Stunning images show a nearly 200 square kilometer ‘living floating laboratory’ with a billion corals and luxury eco-resorts under construction in Dubai.
This floating living laboratory that The cliffs of Dubai (Dubai Reefs) has been called, it consists of a series of interconnected islands that will host humans in luxury ecotourism residences, surrounded by millions of mangrove trees.
Beneath the islands will be an artificial reef ecosystem, created using 3D printing and other methods, that will provide a home for a billion corals, as well as turtles, fish and other marine life.
Dubai Reef will be located near the city’s coast in the Persian Gulf, where there are already man-made islands and luxury hotels and bars.
Although these images are currently only the concept of the building, its creators could build the first part of the rocky city by the second half of this decade; Although the estimated cost of the entire project is likely to be hundreds of millions of dollars.
The ambitious project is led by URB, a Dubai-based real estate company that describes itself as a global leader in the development of sustainable cities.
Dubai is only one of the cities that is under threat due to global warming and ice melting due to rising sea levels and floods. Dubai Reefs offers its residents a form of flood protection as the structures rise above sea level.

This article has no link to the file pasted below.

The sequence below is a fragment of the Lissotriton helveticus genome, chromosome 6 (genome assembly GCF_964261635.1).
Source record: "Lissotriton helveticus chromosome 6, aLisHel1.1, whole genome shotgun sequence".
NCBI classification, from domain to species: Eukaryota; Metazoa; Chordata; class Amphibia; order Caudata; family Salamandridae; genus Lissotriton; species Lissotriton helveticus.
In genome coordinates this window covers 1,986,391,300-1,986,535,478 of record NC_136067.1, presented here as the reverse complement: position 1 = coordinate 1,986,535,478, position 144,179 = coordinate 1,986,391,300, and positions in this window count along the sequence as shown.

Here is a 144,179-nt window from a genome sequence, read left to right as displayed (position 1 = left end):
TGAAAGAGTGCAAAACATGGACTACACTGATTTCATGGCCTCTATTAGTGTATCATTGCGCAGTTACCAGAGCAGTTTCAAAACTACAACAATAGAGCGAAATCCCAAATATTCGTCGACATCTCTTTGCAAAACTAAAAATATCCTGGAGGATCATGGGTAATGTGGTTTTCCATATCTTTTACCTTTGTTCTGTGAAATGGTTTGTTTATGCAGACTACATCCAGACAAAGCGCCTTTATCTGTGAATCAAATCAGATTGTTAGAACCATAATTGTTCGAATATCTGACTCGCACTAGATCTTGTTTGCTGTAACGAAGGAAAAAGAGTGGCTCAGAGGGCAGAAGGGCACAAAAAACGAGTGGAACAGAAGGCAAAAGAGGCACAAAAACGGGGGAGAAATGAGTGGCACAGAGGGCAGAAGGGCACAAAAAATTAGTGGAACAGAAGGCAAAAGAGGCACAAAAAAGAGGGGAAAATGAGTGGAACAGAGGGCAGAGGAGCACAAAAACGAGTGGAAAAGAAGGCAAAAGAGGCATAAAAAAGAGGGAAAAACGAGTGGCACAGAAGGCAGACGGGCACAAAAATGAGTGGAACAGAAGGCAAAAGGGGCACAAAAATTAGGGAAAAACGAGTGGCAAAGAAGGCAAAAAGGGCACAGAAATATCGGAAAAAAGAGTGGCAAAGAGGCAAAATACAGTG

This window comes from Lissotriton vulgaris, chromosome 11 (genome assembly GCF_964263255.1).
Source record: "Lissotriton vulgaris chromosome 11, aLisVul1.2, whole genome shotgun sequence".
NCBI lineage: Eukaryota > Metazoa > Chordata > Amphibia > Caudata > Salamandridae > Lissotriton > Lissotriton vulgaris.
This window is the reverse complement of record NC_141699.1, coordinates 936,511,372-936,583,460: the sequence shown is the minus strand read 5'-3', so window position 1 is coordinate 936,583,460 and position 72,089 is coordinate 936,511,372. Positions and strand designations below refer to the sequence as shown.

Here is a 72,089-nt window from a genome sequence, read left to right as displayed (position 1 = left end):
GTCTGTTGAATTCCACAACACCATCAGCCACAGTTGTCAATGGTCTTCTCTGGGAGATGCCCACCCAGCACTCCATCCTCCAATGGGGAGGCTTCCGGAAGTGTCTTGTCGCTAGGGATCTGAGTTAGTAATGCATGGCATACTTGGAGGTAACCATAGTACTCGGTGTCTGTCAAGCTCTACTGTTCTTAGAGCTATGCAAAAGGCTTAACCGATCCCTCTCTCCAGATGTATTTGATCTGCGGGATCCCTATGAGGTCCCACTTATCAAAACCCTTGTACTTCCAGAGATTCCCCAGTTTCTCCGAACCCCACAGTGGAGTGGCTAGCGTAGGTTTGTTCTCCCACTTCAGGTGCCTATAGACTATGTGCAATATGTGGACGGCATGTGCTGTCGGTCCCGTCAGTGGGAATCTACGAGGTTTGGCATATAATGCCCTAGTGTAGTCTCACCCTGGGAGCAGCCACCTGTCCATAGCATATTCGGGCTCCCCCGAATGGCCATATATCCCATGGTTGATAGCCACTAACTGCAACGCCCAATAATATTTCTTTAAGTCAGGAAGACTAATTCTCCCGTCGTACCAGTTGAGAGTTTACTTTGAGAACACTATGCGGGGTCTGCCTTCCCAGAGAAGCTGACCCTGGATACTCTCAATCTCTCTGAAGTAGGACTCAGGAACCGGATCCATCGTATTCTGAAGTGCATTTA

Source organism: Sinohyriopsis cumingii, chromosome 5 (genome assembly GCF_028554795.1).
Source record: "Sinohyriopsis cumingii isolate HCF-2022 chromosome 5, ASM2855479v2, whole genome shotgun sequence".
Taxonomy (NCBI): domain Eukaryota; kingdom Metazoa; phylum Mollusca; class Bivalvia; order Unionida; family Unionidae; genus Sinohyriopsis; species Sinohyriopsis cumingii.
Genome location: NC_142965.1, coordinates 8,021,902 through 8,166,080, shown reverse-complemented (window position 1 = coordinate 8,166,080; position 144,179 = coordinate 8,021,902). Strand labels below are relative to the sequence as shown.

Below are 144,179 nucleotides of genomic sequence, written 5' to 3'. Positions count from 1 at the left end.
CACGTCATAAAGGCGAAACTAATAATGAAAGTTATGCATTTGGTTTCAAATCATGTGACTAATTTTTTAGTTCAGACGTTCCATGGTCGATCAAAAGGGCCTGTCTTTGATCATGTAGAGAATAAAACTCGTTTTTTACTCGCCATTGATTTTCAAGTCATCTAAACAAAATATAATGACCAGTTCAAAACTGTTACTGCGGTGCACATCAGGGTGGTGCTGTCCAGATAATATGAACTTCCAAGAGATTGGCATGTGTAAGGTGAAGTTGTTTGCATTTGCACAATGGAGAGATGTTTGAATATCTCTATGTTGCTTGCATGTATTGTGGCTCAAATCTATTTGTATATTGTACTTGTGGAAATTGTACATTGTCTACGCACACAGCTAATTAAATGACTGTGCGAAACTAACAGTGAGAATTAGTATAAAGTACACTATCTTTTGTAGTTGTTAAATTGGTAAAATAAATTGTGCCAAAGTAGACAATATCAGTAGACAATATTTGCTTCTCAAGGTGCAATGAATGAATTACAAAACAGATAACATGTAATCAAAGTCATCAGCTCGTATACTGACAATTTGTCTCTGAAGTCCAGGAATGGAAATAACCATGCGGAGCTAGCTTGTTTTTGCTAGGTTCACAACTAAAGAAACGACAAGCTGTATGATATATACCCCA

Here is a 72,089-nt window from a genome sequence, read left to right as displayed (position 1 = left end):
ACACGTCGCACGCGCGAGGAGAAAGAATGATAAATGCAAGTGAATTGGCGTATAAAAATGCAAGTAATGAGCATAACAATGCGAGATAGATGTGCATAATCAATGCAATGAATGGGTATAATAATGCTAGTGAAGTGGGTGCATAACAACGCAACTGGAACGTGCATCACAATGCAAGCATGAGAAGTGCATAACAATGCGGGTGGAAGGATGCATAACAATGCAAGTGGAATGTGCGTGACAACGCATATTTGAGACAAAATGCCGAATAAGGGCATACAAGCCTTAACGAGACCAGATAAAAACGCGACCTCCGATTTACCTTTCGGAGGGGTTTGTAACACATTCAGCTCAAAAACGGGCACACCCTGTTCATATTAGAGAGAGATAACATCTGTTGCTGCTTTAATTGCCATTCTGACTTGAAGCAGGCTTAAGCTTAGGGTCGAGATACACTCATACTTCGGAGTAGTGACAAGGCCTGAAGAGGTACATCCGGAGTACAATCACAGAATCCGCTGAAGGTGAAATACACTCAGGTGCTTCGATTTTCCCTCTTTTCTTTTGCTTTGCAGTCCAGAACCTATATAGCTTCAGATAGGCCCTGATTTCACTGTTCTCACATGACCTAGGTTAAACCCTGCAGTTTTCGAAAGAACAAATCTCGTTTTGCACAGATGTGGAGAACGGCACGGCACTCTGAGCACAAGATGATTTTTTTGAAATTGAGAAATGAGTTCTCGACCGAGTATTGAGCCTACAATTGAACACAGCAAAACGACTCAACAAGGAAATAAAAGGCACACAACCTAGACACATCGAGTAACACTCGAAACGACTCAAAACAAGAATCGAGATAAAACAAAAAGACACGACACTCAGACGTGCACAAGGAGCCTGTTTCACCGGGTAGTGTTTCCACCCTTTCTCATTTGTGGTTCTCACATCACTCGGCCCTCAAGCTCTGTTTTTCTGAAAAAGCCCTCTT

This living laboratory also provides a natural defense for areas adjacent to Dubai against coastal erosion or storm surges, as it protects the land from powerful waves, while Dubai’s own coastline benefits from ‘coastal regeneration’.
More than 100 million mangrove trees on islands, as well as tidal marshes and seagrasses, absorb and store more carbon per unit area than terrestrial forests.
Technologies such as 3D printing and Biorock, an engineering material similar to cement, will be used to build an underwater ecosystem that will serve as a home for marine life.
According to URB, since 3D printing can create different shapes and textures that closely resemble coral reefs and natural underwater landscapes, it is ideal for this purpose.
Above the water level, Dubai Reefs provides space for eco-lodges as well as space for residential, hospitality, retail, educational and research facilities.
Instead of “land proteins” like red meat, which produce 10 times more carbon dioxide, residents are fed a diet rich in sustainably produced fish and seafood.
The URB claims that some of the facilities at the site offer “extremely therapeutic and emotional benefits” to those who visit. It includes an underwater “forest bath” similar to the Japanese practice known as Shinrin Yoku, where one relaxes among the trees of the forest. According to URB, instead of trees, practitioners will be among corals.
Dubai Reefs will also host the largest oyster farm in the region, providing benefits to the environment, water quality and the local economy. A single oyster can filter 50 gallons of water a day, meaning cleaner water, as well as providing food and habitat for other marine life.
URB did not reveal when the artificial reefs in Dubai will open. Projected costs have also not been disclosed, although the construction of a similar “floating city” in Korea, due to be completed by 2025, was estimated at around $200 million.